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Lobby backdrop at Ventures Platform Abuja. Photo credit: Nsikan Udoma

As I sat in the make shift training-room-turned-meeting-room, I thought about how the absurdity of my next answer was going to tilt the perception of the other four people in the already freezing room.

Here we were, 55 minutes into a one hour meeting discussing technology, startups, hubs and the role of government in all of this — you know this conversation abi — that’s all we have been hearing since this year’s “conference season” started.

The question was simple, “How would you say the startup eco system in Abuja is faring?”, the expected answer is one of two options: (a) an admittance that we’re not where Lagos is at yet, but we are making strong inroads to be taken seriously, OR (b) a strong defensive argument that the Abuja tech scene (and the North generally) has matured and isn’t being given the credit it deserves. Either response was acceptable, and to be honest, I would typically just give a hybrid of both options. But today was different…

“What do you mean there’s no eco-system in Nigeria yet? Not even in Lagos?” she asked, half in disbelief, and half in the way a woman repeats your answer to give you a chance to repent and retrace your steps. I nod in the affirmative, then proceed to the conveniently placed whiteboard on the wall to draw what I believe needs to be on the mind of everyone serious about the development of the Nigerian startup eco system.

An ecosystem — generally speaking can be loosely described as a community of living and non-living things that work together to form a system (that works), and if there is a breakdown of one arm of an ecosystem, it creates chaos.

My idea of a startup ecosystem.

The diagram above shows 7 distinct roles that need to be filled for a proper startup scene to flourish: Ideas, Builders, Users, Evangelists, Government, Money and Fools. In the past few years, well meaning people have clamoured for the roles to filled, and smart people have risen and are still rising to this challenge — taking up 6 of the 7 roles, but are being discriminatory to one group… because, well, nobody wants to be a fool. Which is rather ironic, because to succeed in any other role, you must first be a fool. Don’t believe me? Just watch! 🙂

We all know ideas are a dime a dozen, heck, the wonderful guys at Starta gave me and the VP team nice shirts that say things that illustrate how easy ideas are to come by. But if in 2007, someone told you to use (and be the driver of) your brand new car as a taxi, or have a stranger stay in your house while you’re away, or that you could watch full length Nigerian movies online, or that cheap same day delivery was possible in Lagos — you’d still be laughing at them now.

But some foolish people in the last 10 years have done these and more, and have gotten foolish people to build these products with them, and have gotten foolish users to use these products, and some foolish tech writers and influencers have become evangelists, and this growth has attracted foolish investors to pour some money in, and some foolish customers have paid money for the products. (The government, with it’s policies, had very wisely refused to make life easier for these sets of fools, but thankfully, they are also getting foolish these days).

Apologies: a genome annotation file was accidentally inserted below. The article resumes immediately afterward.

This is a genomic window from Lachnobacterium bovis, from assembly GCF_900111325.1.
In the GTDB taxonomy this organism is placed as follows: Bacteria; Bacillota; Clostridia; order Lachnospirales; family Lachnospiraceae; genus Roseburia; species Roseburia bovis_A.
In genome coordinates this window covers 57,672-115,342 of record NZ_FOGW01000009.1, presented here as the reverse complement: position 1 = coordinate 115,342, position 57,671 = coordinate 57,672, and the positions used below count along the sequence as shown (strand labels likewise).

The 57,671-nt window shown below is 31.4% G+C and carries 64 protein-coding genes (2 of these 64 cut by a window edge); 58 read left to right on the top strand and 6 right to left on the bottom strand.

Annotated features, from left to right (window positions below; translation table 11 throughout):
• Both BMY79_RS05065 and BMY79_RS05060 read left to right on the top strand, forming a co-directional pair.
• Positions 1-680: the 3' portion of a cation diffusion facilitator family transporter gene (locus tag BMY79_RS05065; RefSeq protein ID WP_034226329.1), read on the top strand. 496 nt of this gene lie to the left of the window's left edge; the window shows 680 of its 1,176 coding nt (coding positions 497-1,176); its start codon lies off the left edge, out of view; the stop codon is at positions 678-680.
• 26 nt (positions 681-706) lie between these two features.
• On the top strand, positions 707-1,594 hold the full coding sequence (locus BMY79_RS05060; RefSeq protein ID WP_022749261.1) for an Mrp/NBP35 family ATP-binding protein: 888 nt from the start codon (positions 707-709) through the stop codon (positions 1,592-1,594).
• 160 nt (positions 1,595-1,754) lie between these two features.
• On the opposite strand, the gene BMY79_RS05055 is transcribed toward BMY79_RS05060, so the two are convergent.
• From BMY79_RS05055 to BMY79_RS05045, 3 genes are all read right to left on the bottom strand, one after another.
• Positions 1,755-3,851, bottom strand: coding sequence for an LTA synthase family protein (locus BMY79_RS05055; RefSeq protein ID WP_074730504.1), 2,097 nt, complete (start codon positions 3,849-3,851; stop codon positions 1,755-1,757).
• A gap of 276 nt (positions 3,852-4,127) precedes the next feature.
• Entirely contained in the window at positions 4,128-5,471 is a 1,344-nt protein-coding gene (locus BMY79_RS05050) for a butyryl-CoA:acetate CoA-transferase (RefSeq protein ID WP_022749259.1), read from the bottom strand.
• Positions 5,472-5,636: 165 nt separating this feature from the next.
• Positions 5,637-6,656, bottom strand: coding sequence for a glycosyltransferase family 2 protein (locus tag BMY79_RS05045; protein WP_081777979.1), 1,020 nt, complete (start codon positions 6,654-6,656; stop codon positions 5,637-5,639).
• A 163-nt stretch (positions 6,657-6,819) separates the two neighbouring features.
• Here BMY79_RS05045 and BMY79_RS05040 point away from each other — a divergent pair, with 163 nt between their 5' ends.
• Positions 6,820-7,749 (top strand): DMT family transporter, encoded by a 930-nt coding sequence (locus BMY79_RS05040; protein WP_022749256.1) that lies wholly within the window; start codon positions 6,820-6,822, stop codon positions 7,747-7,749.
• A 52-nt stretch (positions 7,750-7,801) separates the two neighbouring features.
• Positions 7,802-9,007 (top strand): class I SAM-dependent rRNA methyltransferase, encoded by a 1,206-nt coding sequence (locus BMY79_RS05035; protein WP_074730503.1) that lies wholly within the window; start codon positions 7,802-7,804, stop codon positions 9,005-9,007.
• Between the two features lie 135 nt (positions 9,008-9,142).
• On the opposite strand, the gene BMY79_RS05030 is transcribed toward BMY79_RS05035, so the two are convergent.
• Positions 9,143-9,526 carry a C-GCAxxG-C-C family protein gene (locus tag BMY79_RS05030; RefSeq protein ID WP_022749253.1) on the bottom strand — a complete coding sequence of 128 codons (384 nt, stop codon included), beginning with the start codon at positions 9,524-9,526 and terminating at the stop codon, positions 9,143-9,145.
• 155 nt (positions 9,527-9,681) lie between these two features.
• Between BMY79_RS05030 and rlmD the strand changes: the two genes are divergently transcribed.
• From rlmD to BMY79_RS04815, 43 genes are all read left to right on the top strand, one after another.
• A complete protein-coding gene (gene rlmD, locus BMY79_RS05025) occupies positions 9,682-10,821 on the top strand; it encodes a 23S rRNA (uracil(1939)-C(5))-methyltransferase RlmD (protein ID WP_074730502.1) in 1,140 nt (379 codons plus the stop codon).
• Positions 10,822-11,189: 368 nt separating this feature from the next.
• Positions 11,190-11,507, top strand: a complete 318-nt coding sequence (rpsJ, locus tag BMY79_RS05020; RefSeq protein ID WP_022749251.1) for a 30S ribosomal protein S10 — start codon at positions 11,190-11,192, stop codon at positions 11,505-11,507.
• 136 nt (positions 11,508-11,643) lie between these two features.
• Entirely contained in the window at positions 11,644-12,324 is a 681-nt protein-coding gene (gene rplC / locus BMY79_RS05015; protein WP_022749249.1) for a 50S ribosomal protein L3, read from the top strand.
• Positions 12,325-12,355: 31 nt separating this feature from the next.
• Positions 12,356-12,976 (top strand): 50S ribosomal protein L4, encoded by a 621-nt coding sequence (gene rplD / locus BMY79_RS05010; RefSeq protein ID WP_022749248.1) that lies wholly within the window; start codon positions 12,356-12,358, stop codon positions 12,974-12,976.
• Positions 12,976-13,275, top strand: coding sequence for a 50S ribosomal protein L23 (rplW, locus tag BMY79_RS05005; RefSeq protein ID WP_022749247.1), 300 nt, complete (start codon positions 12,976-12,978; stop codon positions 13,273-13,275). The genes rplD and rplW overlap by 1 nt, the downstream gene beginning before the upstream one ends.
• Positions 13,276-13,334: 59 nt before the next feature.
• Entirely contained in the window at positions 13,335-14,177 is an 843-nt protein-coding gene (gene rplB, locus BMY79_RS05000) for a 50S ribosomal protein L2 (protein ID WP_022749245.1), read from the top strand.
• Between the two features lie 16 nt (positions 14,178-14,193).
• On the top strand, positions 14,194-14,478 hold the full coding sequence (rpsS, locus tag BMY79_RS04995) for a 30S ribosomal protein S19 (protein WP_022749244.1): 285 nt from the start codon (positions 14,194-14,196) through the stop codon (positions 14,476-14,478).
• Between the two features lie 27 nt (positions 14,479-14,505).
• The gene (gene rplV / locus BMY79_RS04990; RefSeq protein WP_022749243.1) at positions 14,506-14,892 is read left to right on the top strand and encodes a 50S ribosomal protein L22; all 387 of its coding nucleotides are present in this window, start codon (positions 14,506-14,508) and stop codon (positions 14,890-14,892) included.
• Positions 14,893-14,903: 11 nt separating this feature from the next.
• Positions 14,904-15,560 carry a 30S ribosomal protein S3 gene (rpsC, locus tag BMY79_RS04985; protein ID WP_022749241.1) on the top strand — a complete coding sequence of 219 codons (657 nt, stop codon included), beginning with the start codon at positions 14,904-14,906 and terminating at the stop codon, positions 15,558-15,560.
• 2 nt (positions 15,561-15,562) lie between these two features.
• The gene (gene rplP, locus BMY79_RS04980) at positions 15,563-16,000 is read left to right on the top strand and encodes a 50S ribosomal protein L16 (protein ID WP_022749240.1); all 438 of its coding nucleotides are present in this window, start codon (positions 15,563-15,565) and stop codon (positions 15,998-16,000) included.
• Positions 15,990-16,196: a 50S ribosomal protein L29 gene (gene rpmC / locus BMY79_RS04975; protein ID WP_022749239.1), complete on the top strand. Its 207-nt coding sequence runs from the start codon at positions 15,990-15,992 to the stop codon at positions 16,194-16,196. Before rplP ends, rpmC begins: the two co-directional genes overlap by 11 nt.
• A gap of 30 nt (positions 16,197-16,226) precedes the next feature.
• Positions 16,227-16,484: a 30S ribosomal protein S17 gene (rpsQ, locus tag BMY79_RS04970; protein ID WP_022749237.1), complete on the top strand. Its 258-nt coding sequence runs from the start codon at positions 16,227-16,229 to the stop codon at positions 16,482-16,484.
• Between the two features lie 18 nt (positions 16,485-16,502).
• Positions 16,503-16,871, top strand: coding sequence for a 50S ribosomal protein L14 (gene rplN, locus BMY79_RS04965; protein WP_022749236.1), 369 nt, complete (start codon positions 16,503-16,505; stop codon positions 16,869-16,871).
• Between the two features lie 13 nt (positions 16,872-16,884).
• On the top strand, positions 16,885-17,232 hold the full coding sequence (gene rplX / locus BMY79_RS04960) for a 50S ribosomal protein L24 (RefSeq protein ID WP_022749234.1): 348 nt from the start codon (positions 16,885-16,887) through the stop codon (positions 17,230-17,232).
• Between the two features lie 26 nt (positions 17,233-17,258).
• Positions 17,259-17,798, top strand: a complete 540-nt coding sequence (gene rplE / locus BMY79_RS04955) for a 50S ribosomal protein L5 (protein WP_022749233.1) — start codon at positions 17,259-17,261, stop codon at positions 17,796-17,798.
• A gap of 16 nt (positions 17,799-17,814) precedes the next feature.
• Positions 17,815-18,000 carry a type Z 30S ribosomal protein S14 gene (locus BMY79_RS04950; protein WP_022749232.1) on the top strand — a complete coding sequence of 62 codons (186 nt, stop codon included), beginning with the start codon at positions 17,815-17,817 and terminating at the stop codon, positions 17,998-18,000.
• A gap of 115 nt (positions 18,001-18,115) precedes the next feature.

“So, if there’s so much foolishness, why hasn’t the eco system picked up yet?” (tip: answer is the topic of this post) Simply put, we’re too smart for our own good!

You have a brilliant idea, but with this recession, it doesn’t make sense to foolishly chase it, what if it doesn’t work? Won’t people think you’re crazy or being irresponsible or proud if you keep at your idea? So you do the smart thing and stay in your 9–5. Yes, I’m talking to you smiling at your screen, please be foolish!

You want to build the future, but you’d rather build it with a top 4 consulting firm with a nice salary than with a startup hustling…. I know so many developers who have abandoned projects for job offers. “I’d build the future after I build my empire”, right? That sounds like a smart move, right? Please be foolish.

You know how there’s that friend that forces everyone to order food from a new delivery service? Or force everyone to use the listing website they just discovered. Please be that foolish person. Everyday. Personal testimonies have high conversion rates! We can all be that evangelist who’s foolish enough to advertise great products without asking for something in return.

Perhaps the most important set of fools in our eco-system are those with money. Everyone needs money. Startups need money, big corporations need money, even governments need money.

Please be foolish with your money.

Pay for that app. Buy the original version of that software. Support indie producers. Invest in early stage companies you believe can grow. No need to over analyze every time. Sometimes believe you are supporting something bigger. You see, the craziest folks who bet on smart individuals growing smart businesses reap amazing results, and these results aren’t always monetary — but the 1000+ people who became millionaires from Facebook’s IPO don’t mind.

As Nigerians, we’re very smart people, and I believe we can create and build amazing businesses from nothing — we’ve done this for years. But to keep up with the fast pace of innovation required, please lets be more foolish.

(For more motivation, please refer to the main picture at the top for words from Uncle Stevie)

Editor’s note: This post was written by Fola Olatunji-David, the Incubation Program Manager over at Ventures Platform. It first appeared on Medium.

The Cabal Author

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